Posts tagged ‘Food & drink’

August 26, 2019

Dinner with Edward – The Story of an Unexpected Friendship by Isabel Vincent

by Team Riverside

Hardback, Pushkin Press (One imprint), £12.99, out nowIsabel Vincent DINNER WITH EDWARD

This is an engaging true story of a New York friendship between Edward, an elderly widower, and Isabel, a Canadian journalist recently moved to the city.

Over several exquisite home cooked meals Edward and Isabel talk about the large and important things in life – love, food, loss.  Isabel has been covering the Bosnian war, where she met her Serbian husband, and has a new job.  Her marriage is failing, and she has a young daughter.  Edward is the father of her friend, and he is recently widowed after having been married to the love of his life for many years.  He had worked as a tailor, a welder, and in a factory.  He and his wife wrote plays as well as raising their children.

The food and drink in the book are mouth-watering.  I must try his way of making a bourbon and pastis cocktail, which can be adapted with absinthe to make green fairies (p. 54).  I sometimes want books which are consoling or comforting without losing their edge, and this definitely met this criterion.  It was a helpful distraction in a stressful week.  It also reminded me of the very great sensual pleasures of eating and drinking thoughtfully.

Dinner with Edward is not rose tinted: Edward’s daughter warns Isabel that her father can be quite controlling, and this manifests in him insisting that Isabel try dressing or making up in a particular way (p.71).  However, it is clearly only ever done on Isabel’s own terms, and does inject a little Cinderella feeling into a bleak time in her life.  Sometimes you just do need some great clothes that you can’t afford.

The book is very New York – I had never heard of Roosevelt Island ( – and the thrills of hunting down delicacies in little shops and markets feature strongly.  I loved the glimpse of a life open to new friends and acquaintances.  In the age of online friends, we can make unexpected ones if we approach things with an open heart.  Edward continually finds people interesting, and takes emotional risks despite having had several terrible heartbreaks in his life.  The joys can that can be found in hard times leap out, as does the importance of being open to possibilities and saying yes to things.  A little gem.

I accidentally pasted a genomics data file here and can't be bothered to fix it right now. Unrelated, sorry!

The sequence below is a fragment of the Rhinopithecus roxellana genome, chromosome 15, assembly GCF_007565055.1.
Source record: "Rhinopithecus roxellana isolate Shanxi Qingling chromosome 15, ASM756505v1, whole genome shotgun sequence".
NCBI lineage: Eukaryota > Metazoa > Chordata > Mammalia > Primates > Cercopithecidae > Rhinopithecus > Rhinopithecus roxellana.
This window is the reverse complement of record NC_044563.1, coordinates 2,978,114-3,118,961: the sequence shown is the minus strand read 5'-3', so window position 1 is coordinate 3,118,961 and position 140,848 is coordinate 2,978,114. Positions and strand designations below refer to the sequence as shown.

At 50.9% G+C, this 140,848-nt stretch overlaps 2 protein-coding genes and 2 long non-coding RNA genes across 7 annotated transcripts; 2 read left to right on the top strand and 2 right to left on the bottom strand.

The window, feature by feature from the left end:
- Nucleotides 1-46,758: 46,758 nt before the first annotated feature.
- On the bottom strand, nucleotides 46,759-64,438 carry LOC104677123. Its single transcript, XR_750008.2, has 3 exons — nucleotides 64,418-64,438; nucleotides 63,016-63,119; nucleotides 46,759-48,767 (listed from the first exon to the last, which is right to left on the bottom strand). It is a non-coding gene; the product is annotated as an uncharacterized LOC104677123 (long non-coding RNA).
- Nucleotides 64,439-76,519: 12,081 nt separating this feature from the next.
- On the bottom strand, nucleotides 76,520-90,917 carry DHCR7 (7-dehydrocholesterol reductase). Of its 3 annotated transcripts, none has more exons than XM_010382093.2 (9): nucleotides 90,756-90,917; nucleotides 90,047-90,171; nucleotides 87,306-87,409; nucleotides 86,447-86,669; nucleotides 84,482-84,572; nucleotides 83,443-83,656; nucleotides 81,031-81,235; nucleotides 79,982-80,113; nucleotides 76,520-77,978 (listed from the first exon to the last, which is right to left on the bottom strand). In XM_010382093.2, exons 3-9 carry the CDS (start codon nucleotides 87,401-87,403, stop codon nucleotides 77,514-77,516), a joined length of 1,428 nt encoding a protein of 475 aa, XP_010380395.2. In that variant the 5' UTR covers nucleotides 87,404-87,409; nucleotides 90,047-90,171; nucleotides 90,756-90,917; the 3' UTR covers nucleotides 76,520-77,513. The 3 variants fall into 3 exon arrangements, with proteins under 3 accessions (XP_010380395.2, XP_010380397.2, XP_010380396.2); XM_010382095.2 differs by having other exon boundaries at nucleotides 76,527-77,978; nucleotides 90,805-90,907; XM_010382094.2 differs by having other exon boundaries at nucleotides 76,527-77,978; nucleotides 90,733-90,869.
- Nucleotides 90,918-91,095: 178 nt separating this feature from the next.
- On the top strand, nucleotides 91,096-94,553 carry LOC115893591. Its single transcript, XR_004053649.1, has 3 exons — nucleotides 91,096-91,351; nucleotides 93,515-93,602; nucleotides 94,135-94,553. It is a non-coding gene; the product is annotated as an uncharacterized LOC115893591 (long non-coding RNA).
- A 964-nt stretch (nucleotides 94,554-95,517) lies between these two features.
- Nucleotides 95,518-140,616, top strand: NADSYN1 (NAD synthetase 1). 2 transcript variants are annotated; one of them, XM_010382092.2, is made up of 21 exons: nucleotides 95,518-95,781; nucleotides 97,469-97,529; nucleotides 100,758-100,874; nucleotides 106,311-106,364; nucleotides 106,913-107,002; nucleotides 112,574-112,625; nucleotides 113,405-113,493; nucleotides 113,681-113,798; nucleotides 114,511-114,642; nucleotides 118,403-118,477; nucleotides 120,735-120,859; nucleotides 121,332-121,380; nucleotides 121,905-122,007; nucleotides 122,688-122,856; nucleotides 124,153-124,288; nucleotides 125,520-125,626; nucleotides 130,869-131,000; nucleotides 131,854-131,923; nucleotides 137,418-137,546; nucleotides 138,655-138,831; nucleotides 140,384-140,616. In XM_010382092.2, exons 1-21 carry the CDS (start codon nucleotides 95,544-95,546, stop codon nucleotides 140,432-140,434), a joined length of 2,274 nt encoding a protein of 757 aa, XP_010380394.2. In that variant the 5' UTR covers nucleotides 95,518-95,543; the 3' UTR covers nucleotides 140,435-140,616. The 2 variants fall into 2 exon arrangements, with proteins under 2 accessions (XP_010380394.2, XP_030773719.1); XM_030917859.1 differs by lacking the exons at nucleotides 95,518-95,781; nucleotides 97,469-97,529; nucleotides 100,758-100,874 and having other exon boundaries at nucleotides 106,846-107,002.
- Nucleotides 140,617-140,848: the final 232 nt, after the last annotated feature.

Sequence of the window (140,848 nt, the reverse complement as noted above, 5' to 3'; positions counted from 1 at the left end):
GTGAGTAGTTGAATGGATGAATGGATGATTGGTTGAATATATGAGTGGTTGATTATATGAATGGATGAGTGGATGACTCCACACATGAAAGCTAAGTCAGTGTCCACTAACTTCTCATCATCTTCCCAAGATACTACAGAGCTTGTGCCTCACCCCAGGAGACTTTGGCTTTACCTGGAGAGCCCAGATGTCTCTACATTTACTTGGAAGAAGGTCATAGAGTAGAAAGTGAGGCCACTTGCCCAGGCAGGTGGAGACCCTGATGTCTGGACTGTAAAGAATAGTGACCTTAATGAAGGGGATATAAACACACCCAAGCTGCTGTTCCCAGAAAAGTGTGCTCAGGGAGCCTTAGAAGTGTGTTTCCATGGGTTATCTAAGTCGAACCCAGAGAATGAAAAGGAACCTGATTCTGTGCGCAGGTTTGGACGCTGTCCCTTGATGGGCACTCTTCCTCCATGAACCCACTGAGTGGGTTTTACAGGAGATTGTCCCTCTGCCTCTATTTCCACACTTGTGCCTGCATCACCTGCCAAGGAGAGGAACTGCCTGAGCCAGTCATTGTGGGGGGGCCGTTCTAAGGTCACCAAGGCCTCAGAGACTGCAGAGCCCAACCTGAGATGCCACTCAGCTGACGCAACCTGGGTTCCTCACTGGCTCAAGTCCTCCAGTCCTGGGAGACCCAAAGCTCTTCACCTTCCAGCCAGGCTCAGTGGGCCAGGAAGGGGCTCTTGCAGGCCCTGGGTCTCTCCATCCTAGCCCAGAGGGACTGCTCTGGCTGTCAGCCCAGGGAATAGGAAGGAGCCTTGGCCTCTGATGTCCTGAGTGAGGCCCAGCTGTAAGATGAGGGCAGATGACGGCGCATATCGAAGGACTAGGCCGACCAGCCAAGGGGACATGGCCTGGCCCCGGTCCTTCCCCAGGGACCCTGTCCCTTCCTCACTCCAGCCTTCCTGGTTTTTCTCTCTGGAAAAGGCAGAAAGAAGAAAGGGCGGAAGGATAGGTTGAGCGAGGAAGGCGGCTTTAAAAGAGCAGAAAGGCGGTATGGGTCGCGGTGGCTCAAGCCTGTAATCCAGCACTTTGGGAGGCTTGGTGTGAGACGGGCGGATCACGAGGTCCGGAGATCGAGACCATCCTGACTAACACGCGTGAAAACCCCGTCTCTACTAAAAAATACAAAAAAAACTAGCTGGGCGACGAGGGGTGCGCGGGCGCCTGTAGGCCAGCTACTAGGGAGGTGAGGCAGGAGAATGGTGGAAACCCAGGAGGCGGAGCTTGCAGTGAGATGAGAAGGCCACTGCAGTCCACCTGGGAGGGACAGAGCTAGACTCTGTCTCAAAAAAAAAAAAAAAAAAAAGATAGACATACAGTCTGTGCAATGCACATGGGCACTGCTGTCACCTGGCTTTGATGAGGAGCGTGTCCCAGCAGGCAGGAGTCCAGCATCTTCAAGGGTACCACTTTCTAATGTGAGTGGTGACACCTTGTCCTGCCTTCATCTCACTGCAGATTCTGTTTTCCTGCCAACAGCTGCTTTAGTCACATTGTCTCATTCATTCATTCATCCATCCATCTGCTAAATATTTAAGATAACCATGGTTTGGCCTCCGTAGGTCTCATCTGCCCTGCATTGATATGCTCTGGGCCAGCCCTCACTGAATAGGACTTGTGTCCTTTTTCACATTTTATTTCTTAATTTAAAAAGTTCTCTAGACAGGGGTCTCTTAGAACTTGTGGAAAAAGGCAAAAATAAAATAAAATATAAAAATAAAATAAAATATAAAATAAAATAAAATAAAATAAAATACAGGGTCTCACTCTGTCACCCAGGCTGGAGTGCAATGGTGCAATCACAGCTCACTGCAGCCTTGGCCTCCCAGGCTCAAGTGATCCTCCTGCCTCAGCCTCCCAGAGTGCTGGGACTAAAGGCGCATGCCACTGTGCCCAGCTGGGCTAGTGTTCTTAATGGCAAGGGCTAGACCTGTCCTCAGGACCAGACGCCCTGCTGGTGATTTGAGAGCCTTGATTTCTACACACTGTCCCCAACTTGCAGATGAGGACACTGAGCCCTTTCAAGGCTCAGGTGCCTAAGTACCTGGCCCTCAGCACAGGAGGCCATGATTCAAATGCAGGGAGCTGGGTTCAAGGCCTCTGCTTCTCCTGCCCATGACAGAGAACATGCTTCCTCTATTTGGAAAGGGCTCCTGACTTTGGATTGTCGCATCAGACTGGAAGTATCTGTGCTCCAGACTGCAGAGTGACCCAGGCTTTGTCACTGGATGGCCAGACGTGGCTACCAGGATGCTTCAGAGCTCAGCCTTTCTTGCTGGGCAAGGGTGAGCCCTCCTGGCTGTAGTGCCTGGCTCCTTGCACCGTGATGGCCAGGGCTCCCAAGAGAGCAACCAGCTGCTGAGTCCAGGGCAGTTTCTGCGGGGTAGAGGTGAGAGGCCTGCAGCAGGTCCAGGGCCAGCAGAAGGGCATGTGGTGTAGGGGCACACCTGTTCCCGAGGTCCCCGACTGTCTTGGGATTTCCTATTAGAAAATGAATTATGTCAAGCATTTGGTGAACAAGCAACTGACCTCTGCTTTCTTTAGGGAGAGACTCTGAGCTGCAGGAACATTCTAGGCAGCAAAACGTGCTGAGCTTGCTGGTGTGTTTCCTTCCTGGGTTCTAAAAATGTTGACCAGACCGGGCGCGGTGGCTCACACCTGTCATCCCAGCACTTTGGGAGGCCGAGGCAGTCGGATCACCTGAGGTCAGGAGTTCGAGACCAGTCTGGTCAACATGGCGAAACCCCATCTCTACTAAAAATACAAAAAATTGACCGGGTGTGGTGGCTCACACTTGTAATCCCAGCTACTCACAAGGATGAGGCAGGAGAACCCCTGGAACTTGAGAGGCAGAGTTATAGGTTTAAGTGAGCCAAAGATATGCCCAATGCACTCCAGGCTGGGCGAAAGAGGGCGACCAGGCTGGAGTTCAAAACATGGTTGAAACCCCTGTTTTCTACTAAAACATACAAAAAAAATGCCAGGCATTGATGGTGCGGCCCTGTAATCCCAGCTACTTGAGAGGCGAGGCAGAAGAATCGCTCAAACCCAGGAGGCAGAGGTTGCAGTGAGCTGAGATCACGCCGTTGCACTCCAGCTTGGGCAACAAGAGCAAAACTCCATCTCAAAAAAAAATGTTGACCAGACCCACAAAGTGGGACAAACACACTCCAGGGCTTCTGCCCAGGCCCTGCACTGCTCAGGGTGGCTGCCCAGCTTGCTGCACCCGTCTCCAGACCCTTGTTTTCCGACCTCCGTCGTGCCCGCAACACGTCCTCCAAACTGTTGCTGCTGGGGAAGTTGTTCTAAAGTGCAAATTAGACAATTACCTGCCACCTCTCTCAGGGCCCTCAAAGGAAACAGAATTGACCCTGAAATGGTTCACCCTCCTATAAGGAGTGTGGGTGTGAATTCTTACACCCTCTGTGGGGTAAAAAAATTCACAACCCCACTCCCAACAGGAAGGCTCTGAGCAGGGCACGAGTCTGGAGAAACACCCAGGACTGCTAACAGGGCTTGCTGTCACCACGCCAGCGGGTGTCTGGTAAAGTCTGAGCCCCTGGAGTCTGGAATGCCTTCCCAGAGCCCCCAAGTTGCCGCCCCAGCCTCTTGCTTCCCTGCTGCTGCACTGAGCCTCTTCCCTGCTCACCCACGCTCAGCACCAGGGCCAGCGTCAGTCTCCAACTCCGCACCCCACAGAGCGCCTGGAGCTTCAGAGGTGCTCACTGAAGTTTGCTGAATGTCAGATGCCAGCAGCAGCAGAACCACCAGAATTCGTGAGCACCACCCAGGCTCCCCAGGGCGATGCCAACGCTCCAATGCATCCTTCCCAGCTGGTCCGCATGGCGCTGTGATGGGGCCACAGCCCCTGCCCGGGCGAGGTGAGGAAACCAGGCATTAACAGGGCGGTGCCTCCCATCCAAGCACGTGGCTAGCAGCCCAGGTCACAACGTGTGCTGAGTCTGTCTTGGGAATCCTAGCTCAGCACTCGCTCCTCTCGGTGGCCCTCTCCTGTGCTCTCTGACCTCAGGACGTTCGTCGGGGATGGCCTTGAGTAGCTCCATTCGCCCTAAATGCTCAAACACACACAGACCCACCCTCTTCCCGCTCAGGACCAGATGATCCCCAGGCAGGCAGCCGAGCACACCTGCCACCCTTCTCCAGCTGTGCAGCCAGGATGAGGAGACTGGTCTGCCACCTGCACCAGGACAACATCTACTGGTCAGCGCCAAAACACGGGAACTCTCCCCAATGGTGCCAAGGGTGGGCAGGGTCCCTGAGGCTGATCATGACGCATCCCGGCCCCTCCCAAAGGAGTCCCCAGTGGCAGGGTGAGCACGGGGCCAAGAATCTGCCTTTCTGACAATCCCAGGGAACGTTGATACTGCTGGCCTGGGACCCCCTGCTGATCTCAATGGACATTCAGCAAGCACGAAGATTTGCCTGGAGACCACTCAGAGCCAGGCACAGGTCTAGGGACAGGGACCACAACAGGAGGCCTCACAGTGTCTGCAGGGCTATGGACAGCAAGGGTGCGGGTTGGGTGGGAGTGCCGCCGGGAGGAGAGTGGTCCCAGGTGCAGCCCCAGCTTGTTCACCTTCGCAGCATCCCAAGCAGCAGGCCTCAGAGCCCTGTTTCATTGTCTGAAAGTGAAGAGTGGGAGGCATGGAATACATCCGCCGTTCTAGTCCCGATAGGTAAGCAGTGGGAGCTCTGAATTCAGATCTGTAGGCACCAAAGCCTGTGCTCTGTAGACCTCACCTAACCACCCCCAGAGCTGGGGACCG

Review by Bethan

October 17, 2010

Beyond Nose to Tail: A Kind of British Cooking: Part II: Fegus Henderson

by Matt

There was a time when bringing someone back to your humble abode it was hard to convince them of the explanation for the bucket of what appeared to be animal entrails soaking quietly in the corner of your room. Whatever I said though, they just didn’t believe me. Since those dark days, the popularity of the St John’s restaurant and it’s slogan ‘ A Kind Of British Cooking’ has spread beyond Jack The Ripper’s old stomping ground and this is Fergus Henderson’s East End restaurant’s second cookery book. These days I can reply, truthfully, that I’m  preparing Ox Tongue and it needs to soak in brine for fourteen days before being used for the delicious chicken and ox tongue pie recipe. Unlike in years gone by, when people would hastily make scrambled excuses before leaving to never return, today, they’re more likely to reply, “Really? Can I stay for tea?” Even if tea won’t be ready for another ten days.  It’s not just ox tongue, squirrel, a gratin of tripe and a whole pig’s head though, St Johns are equally revered for their regard of none-meat form and their lentils with goat’s cheese curd remain a personal favourite of mine. That said I have on more than one occasion spent my last ten pounds in this same restaurant on a bacon sandwich (the recipe for the mystery tomato sauce still not revealed, book 3?) and a coffee, and, by that evening I didn’t regret it. In fact I was richer for it.